2. Nancy your story struck a chord with me after my husband’s journey with NSCLC. As you say you have to be your own advocate. I believe very strongly that patients should have complete access to all their records. In the vast majority of cases, patients and the people who love them are trying to deal with a decision making process from a position of ignorance. What we learnt is that its better not to make any decision immediately when you are presented with a decision to make by the doctors. It was more comfortable for my husband to take the information in as much as he could, for me to listen and make some notes and then for him to search a variety of sources on the internet and call the doctor back once his decision was made.

    Mistakes were made in my husband’s treatment also which should not have been made. I have been angry about some of the things that happened.

    Another hospital in Toronto has recently implemented a process where patients have full access to their records on-line. They can read doctors notes, view scans etc. The staff thought it would cause anxiety in patients and make doctors more wary of what they wrote. However, research has shown quite the opposite and patients have less anxiety and are more able to partipate fully in their treatment.

    My very best wishes to you for the coming year. May it bring you much happiness.

  3. Nancy, thank you for sharing your story. I also believe in being your own advocate and, with the help of all our Inspire friends, their experiences and knowledge help us to be more aware.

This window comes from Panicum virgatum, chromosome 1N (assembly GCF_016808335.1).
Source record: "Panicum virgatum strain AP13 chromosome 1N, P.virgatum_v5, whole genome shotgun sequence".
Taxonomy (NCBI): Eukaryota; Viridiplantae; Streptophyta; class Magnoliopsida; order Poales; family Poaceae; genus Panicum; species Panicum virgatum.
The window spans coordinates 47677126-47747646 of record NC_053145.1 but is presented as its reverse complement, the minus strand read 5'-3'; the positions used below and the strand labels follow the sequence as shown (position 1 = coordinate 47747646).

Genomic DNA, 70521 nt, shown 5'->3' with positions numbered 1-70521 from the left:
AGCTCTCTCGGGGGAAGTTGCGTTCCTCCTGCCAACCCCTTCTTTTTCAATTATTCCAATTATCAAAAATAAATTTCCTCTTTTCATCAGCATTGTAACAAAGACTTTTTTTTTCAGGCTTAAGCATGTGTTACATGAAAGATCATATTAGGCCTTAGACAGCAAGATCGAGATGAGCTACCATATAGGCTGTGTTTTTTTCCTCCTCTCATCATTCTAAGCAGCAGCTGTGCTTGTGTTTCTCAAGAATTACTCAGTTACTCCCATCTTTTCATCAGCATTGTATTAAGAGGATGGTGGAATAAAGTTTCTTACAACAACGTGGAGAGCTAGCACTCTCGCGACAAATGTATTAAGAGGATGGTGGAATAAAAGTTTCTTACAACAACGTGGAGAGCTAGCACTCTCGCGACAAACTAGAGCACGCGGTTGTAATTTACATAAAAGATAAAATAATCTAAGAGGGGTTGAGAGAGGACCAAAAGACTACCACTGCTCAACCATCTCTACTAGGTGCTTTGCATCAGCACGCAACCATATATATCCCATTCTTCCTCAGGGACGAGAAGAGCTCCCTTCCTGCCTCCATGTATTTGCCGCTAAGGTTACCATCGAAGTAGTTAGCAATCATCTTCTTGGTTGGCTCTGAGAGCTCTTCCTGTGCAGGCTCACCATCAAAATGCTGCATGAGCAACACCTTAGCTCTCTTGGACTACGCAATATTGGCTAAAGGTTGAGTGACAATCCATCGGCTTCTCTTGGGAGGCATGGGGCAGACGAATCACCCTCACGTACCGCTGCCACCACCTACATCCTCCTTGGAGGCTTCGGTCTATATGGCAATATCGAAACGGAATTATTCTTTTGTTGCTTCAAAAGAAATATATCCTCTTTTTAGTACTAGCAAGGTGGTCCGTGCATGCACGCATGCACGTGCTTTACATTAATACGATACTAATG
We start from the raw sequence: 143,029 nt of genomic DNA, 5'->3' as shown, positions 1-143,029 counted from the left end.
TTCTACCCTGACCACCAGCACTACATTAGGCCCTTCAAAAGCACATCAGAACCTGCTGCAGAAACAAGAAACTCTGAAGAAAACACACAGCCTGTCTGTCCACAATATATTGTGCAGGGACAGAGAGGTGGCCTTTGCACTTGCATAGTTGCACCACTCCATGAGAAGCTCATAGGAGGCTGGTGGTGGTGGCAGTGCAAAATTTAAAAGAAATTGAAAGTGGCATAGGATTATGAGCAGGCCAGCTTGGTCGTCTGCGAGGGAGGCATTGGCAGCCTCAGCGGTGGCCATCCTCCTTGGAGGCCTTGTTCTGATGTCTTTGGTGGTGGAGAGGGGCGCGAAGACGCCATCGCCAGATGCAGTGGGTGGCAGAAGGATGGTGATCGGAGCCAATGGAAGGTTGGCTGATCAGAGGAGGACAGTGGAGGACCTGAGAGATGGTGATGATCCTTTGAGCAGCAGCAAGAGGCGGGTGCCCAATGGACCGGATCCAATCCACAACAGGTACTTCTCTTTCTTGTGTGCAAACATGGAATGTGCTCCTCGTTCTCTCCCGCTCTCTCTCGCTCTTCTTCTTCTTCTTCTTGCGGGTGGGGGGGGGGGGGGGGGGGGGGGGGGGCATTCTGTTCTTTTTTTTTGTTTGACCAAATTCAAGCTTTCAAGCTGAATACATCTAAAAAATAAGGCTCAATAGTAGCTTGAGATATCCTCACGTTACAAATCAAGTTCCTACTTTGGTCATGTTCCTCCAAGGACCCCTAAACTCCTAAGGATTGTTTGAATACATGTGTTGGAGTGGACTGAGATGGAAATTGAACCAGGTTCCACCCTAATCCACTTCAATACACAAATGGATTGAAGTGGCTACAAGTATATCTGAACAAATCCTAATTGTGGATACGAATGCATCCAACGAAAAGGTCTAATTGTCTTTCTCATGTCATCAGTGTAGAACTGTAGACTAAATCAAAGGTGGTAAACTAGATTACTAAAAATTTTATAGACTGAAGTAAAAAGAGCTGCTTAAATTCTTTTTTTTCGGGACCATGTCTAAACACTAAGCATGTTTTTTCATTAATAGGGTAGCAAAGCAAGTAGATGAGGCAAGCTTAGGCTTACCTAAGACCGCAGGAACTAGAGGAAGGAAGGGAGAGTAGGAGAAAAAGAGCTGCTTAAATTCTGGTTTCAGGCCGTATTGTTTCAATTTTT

Because of Linnea, I have faith that my Xalkori will continue to keep me stable for many more months and then the Ariad trial can be a posibility.

    Because of Sean, I continue to get a brain MRI every 6 months to keep on top of any possible mets.

    Because of Craig, I have learned so very much about my cancer, it’s mutations and research that leaves me totally confused, but I can use if the need arises.

    And, through stories like yours and mine and the many others who have shared their experiences, we are all a little smarter and a lot stronger.
    Thanks again to all of you.

  4. Dear Nancy, from one survivor to another , congratulations on getting this far. I’m a thirteen year survivor of 3A Nsclc.
    The only thing I really would like to comment on is how you are keeping this secret. I understand totally, believe me. I wanted to crawl under a rock in the beginning. Now I have been volunteering speaking with newly diagnosed survivors and advocating for more funding and treatments for us all.
    Please reconsider about keeping your secret. More of us have to speak out and try to open communications so that we all smokers and non to be treated fairly. You being in the medical field know how this disease is so short changed.
    Please I really am happy to read your story and think its wonderful that you’ve made it. Hold your head high and be proud your are a survivor of one of the deadliest cancers out there.

  5. Nancy, you are courageous for sharing your story. It is going to help
    many others that are newly diagnosed. You are right about wanting
    to just be equal to others and not to be felt sorry for because of your
    cancer diagnosis. On the other hand you are a survivor and should
    be an advocate for others and yourself. Nancy, your story will
    inspire many. Again thank-you for sharing your cancer journey.

    • Not everyone is in the dark about my condition. The problem is people now instead of saying “Hi Nancy, how are ya?” It is now always and with that LOOK, “How are you feeling”? For someone like myself who is trying to put cancer out of my mind as much as possible, that stinks. So, I am enjoying my fresh start and just being normal. Me being in the medical field certainly does not mean I have to share my medical information with co-workers. My life is reallly not their concern! Nor do I feel my job puts me in the position of being the poster child for LC.



        Please don’t think I at least was trying to push you into anything. I really respect just your keeping on doing what you do everyday. I except you courage in just being you and that’s all any of us can strive to be!